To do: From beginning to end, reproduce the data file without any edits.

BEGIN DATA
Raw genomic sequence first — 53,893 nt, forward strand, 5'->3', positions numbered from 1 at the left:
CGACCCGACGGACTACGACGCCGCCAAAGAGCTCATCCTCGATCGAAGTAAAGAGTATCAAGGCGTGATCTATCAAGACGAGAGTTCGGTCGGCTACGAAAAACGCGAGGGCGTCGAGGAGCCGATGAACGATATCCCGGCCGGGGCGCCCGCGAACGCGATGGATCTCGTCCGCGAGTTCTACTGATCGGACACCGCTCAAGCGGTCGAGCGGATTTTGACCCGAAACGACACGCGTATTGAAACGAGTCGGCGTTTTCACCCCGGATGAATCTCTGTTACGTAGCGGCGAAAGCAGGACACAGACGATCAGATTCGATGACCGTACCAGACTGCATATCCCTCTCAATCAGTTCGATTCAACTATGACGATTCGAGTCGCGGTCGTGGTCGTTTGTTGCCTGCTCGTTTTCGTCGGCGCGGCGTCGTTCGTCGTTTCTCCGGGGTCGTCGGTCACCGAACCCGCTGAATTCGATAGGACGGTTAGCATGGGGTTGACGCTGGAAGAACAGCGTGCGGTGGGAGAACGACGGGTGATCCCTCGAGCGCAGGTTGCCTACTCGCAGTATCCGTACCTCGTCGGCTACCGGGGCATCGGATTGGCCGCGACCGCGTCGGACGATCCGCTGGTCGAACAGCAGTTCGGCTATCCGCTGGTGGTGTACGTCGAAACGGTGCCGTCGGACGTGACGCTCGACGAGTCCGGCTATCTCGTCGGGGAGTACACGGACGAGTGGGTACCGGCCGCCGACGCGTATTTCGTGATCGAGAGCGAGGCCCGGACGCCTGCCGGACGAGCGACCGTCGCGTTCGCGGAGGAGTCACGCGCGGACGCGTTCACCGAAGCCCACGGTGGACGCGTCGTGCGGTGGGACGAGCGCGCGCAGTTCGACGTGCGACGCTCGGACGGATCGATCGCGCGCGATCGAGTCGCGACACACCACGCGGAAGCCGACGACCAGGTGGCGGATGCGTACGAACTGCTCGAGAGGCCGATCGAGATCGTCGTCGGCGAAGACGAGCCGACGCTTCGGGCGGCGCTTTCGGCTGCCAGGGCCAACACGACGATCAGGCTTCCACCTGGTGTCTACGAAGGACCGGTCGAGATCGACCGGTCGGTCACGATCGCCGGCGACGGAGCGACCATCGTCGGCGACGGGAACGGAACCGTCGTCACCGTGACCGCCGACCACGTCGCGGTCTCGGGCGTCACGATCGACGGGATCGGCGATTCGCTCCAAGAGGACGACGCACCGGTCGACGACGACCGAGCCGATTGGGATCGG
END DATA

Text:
Raw genomic sequence first — 53,893 nt, forward strand, 5'->3', positions numbered from 1 at the left:
CGACCCGACGGACTACGACGCCGCCAAAGAGCTCATCCTCGATCGAAGTAAAGAGTATCAAGGCGTGATCTATCAAGACGAGAGTTCGGTCGGCTACGAAAAACGCGAGGGCGTCGAGGAGCCGATGAACGATATCCCGGCCGGGGCGCCCGCGAACGCGATGGATCTCGTCCGCGAGTTCTACTGATCGGACACCGCTCAAGCGGTCGAGCGGATTTTGACCCGAAACGACACGCGTATTGAAACGAGTCGGCGTTTTCACCCCGGATGAATCTCTGTTACGTAGCGGCGAAAGCAGGACACAGACGATCAGATTCGATGACCGTACCAGACTGCATATCCCTCTCAATCAGTTCGATTCAACTATGACGATTCGAGTCGCGGTCGTGGTCGTTTGTTGCCTGCTCGTTTTCGTCGGCGCGGCGTCGTTCGTCGTTTCTCCGGGGTCGTCGGTCACCGAACCCGCTGAATTCGATAGGACGGTTAGCATGGGGTTGACGCTGGAAGAACAGCGTGCGGTGGGAGAACGACGGGTGATCCCTCGAGCGCAGGTTGCCTACTCGCAGTATCCGTACCTCGTCGGCTACCGGGGCATCGGATTGGCCGCGACCGCGTCGGACGATCCGCTGGTCGAACAGCAGTTCGGCTATCCGCTGGTGGTGTACGTCGAAACGGTGCCGTCGGACGTGACGCTCGACGAGTCCGGCTATCTCGTCGGGGAGTACACGGACGAGTGGGTACCGGCCGCCGACGCGTATTTCGTGATCGAGAGCGAGGCCCGGACGCCTGCCGGACGAGCGACCGTCGCGTTCGCGGAGGAGTCACGCGCGGACGCGTTCACCGAAGCCCACGGTGGACGCGTCGTGCGGTGGGACGAGCGCGCGCAGTTCGACGTGCGACGCTCGGACGGATCGATCGCGCGCGATCGAGTCGCGACACACCACGCGGAAGCCGACGACCAGGTGGCGGATGCGTACGAACTGCTCGAGAGGCCGATCGAGATCGTCGTCGGCGAAGACGAGCCGACGCTTCGGGCGGCGCTTTCGGCTGCCAGGGCCAACACGACGATCAGGCTTCCACCTGGTGTCTACGAAGGACCGGTCGAGATCGACCGGTCGGTCACGATCGCCGGCGACGGAGCGACCATCGTCGGCGACGGGAACGGAACCGTCGTCACCGTGACCGCCGACCACGTCGCGGTCTCGGGCGTCACGATCGACGGGATCGGCGATTCGCTCCAAGAGGACGACGCACCGGTCGACGACGACCGAGCCGATTGGGATCGG